Lord Carmichael of Kelvingrove: My Lords, again, I am grateful to the Minister for giving such a lengthy explanation. However, I believe that there is still a problem. I admit that sometimes the nearest relative is not the best person to give advice or with whom to discuss the matter but, on the other hand, in most cases the nearest relative will be the person who has the greatest interest in the welfare of the patient.

I do not know that there is an easy solution to the problem. Therefore, I must accept the Minister's good will. I hope that that will be carried forward into the institutions and officials so that they appreciate that the nearest relative should also be involved in helping to make the decisions. I beg leave to withdraw the amendment.

Amendment, by leave, withdrawn.

[Amendment No. 108 not moved.]

The Earl of Lindsay moved Amendment No. 109:


Page 22, line 37, leave out ("the patient and") and insert:
("(a) the patient and any other person who has been consulted under subsection (1) (a) above;
(b) the Mental Welfare Commission; and
(c)") .

The noble Earl said: My Lords, I hope that this amendment addresses the point about the Mental Welfare Commission which the noble Lord, Lord Carmichael, and the noble Earl, Lord Mar and Kellie, have sought to highlight in Amendments Nos. 105 and 106 respectively.

I should remind your Lordships that consultation with the nearest relative only takes place if practicable and if the patient does not object. We believe that it is important that the patient and his nearest relative, if he has been consulted, along with the aftercare officer, should be informed of the variation of conditions when it has been approved by the sheriff.

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That is also an appropriate stage for the Mental Welfare Commission to be informed, since it needs to be aware of any change to the conditions as part of its role in exercising protective functions over the community care order patient. The Mental Welfare Commission does not need to be informed of a proposed variation of conditions. Clearly, once the variations are approved, the commission may, for example, make appropriate inquiries into any particular set of facts, or visit a patient on a community care order, in exercise of its protective functions. The commission's role tends to be reactive. I beg to move.

The Earl of Mar and Kellie: My Lords, I wonder whether the noble Earl will help me as regards the drafting. I believe that the name of the organisation should be the Mental Welfare Commission for Scotland. Am I right about that?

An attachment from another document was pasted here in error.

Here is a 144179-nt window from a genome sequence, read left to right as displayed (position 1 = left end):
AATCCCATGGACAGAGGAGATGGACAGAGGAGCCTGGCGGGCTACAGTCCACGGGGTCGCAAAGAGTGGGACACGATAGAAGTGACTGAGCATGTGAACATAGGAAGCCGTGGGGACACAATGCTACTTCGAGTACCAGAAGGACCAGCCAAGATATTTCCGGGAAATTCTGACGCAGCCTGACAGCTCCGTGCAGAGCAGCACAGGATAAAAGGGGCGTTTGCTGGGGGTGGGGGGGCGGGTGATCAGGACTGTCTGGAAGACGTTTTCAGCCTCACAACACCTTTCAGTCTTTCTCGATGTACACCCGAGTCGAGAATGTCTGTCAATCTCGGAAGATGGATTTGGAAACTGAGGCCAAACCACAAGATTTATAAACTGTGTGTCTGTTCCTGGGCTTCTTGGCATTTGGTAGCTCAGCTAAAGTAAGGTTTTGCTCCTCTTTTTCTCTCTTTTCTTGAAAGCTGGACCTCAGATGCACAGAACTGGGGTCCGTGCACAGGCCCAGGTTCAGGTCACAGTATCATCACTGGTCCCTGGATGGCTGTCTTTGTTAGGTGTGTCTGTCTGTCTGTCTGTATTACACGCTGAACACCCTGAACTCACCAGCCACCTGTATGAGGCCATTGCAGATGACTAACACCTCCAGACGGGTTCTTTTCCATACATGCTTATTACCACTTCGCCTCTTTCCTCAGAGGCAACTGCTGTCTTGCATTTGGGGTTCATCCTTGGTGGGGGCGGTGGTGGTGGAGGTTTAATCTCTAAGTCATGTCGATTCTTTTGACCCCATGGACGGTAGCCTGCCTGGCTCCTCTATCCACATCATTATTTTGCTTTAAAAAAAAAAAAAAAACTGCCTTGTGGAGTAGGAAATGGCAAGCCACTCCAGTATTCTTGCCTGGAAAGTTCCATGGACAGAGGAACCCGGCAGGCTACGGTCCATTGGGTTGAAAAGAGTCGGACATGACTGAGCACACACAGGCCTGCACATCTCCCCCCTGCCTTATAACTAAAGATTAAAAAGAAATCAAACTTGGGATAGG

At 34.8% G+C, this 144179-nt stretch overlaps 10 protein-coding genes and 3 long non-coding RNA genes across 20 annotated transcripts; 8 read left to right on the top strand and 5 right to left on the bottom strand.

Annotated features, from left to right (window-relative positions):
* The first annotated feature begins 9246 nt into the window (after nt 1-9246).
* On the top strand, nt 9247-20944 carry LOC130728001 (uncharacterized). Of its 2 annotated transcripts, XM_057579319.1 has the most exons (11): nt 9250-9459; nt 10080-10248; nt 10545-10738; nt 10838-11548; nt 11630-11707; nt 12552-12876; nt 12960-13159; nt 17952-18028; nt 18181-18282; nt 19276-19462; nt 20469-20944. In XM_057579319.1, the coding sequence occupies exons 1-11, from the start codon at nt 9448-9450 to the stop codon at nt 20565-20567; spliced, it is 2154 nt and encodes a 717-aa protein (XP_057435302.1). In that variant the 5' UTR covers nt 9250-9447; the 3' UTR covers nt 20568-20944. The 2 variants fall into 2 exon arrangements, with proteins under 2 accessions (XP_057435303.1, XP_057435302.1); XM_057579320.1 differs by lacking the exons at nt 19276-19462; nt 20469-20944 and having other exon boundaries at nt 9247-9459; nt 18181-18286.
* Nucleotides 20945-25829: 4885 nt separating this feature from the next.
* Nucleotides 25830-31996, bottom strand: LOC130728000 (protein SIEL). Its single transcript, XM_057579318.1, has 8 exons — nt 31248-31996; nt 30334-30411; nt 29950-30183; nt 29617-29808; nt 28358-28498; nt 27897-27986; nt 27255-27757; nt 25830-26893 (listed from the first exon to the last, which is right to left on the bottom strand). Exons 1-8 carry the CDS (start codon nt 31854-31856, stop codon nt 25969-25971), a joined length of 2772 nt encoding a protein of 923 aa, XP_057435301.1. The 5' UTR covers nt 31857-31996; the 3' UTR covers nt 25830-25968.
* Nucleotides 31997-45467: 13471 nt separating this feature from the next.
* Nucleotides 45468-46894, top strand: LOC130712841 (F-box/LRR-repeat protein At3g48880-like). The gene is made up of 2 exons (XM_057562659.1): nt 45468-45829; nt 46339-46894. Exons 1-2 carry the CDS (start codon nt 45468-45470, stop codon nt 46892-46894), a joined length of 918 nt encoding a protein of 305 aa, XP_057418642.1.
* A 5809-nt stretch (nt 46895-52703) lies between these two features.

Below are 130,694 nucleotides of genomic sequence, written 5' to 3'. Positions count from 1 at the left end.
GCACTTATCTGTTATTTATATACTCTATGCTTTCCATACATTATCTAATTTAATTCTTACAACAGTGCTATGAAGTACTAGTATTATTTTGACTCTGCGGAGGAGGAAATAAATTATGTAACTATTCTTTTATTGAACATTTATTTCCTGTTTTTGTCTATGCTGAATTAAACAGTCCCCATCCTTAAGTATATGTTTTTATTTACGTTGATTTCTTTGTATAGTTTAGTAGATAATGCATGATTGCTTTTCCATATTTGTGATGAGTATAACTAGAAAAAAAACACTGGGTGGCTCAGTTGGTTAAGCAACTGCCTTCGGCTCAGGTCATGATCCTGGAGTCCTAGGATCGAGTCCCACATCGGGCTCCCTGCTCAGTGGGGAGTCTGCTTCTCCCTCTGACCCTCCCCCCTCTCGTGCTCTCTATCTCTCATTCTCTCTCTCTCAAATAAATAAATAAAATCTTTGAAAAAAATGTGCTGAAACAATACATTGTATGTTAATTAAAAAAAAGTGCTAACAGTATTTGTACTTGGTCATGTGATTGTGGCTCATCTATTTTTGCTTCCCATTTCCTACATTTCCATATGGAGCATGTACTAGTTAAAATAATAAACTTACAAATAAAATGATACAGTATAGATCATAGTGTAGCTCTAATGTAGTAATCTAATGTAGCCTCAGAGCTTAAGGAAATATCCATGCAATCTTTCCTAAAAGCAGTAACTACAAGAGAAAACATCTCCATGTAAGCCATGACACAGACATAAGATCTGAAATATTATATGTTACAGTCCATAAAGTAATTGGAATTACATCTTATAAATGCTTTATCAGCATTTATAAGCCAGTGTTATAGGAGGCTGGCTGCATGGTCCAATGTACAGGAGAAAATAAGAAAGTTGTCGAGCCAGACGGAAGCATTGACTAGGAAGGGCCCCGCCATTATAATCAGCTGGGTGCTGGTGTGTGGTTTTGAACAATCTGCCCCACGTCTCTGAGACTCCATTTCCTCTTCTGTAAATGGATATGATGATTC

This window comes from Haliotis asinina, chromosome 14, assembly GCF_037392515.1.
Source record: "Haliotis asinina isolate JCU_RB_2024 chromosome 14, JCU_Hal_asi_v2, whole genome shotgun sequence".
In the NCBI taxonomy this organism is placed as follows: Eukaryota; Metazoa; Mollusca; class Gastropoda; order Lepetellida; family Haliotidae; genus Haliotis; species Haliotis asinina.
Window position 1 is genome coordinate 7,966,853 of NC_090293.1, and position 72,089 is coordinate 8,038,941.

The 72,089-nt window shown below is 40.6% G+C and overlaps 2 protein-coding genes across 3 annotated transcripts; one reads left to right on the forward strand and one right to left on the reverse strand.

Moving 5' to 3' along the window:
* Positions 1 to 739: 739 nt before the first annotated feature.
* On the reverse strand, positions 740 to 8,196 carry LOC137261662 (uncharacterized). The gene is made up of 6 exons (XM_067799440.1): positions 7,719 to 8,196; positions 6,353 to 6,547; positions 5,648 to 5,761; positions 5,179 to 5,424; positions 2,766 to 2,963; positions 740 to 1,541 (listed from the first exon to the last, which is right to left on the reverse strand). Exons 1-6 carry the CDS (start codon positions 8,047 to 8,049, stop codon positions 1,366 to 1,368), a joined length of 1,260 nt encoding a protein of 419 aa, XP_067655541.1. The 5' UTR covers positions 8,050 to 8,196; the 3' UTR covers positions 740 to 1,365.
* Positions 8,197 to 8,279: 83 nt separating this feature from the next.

The Earl of Lindsay: My Lords, I believe that the suggestion made by the noble Earl is correct. We shall certainly seek to act on any consequences of his observation.

On Question, amendment agreed to.

9 p.m.

Lord Carmichael of Kelvingrove moved Amendment No. 110:


Page 22, line 37, after ("patient") insert ("and, if practicable and the patient does not object, to the patient's nearest relative").

The noble Lord said: My Lords, this amendment could perhaps have been grouped with others. It may be a déjo vu situation but the amendment is concerned again with the matter of the nearest relative being given notification. I am sure I shall receive an assurance from the Minister that best endeavours will be made to keep the nearest relative informed at all times. Perhaps that could be put on the face of the Bill. I have moved the amendment to ascertain what help the Minister can give on the matter. I beg to move.

The Earl of Lindsay: My Lords, as the noble Lord explained, this amendment seeks to ensure that, if the patient does not object, his nearest relative will be sent a copy of the approved variation of the conditions of a community care order. I addressed the concerns behind this amendment in government Amendment No. 109 which ensures that a copy of the variation of conditions approved by the sheriff is sent to the nearest relative if he has been consulted on the variation. I hope the noble Lord will feel satisfied with that explanation and feel able to withdraw this amendment.

Lord Carmichael of Kelvingrove: My Lords, I thank the Minister for those comments. I beg leave to withdraw the amendment.

Amendment, by leave, withdrawn.

The Earl of Lindsay moved Amendment No. 111:


Page 22, line 42, at end insert ("but with the substitution of a reference to subsection (1) (a) of this section for the reference to subsection (3) (a) of section 35B").

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The noble Earl said: My Lords, I spoke to this amendment when I moved Amendment No. 71. I beg to move.

On Question, amendment agreed to.

The Earl of Lindsay moved Amendment No. 112: